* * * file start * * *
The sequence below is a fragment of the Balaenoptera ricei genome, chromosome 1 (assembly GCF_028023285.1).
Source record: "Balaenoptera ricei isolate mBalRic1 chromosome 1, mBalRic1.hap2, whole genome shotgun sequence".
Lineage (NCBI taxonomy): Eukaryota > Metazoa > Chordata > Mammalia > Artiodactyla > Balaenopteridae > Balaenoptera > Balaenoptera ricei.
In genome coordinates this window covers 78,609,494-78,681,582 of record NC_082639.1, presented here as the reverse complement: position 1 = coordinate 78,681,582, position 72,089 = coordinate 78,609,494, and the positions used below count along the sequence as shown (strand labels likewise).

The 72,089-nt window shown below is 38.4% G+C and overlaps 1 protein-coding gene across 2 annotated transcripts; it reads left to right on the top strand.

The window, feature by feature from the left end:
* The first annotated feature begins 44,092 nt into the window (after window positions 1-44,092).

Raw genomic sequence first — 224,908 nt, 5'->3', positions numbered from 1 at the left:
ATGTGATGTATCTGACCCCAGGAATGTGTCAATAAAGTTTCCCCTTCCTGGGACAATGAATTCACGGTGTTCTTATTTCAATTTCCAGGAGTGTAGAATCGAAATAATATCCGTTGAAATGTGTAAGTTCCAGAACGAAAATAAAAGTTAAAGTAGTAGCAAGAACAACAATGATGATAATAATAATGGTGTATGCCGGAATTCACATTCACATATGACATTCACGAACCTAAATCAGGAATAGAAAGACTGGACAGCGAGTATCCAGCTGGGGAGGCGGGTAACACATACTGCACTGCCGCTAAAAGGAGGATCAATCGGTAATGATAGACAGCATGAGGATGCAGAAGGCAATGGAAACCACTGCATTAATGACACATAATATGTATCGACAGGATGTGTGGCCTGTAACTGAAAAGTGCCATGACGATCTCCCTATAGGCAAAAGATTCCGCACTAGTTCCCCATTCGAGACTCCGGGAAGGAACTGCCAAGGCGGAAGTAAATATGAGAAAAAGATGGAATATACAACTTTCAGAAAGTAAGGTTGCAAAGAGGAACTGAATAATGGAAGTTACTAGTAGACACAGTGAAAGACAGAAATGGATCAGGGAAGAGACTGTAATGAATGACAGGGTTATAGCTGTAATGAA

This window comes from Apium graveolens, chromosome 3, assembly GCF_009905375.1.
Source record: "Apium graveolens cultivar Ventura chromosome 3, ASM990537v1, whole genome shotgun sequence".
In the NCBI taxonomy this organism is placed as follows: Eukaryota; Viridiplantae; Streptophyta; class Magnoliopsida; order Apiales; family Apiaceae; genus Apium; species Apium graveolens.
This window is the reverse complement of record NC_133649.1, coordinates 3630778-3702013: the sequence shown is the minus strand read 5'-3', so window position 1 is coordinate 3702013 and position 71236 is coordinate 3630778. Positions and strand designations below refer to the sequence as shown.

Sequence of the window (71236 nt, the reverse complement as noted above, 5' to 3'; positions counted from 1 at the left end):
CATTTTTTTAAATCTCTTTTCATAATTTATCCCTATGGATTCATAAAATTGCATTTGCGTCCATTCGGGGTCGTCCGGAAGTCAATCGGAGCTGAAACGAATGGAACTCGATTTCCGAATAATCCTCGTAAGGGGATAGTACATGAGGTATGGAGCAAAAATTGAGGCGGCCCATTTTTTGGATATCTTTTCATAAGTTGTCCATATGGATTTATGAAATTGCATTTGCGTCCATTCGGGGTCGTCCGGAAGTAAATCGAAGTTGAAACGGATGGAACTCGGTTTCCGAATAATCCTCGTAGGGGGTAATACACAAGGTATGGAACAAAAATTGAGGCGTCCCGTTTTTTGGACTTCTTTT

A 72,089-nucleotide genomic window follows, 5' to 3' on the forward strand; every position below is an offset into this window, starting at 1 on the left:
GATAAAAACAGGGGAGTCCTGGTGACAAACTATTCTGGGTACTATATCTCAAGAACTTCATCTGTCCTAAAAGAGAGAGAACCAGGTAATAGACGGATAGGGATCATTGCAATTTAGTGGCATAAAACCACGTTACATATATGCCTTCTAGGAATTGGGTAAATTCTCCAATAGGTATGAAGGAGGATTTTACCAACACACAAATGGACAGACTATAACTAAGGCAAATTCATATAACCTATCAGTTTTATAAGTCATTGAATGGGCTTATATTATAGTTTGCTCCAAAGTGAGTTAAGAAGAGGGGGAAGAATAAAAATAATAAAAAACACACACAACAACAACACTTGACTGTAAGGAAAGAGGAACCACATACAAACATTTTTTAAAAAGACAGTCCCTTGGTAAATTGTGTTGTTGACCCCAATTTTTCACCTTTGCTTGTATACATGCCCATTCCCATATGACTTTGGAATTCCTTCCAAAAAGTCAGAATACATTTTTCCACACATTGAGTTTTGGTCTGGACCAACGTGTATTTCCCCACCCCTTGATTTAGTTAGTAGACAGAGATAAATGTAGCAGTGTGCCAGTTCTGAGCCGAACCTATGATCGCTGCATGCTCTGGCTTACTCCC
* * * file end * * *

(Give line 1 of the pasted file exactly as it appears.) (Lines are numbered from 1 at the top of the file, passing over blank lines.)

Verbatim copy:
The sequence below is a fragment of the Balaenoptera ricei genome, chromosome 1 (assembly GCF_028023285.1).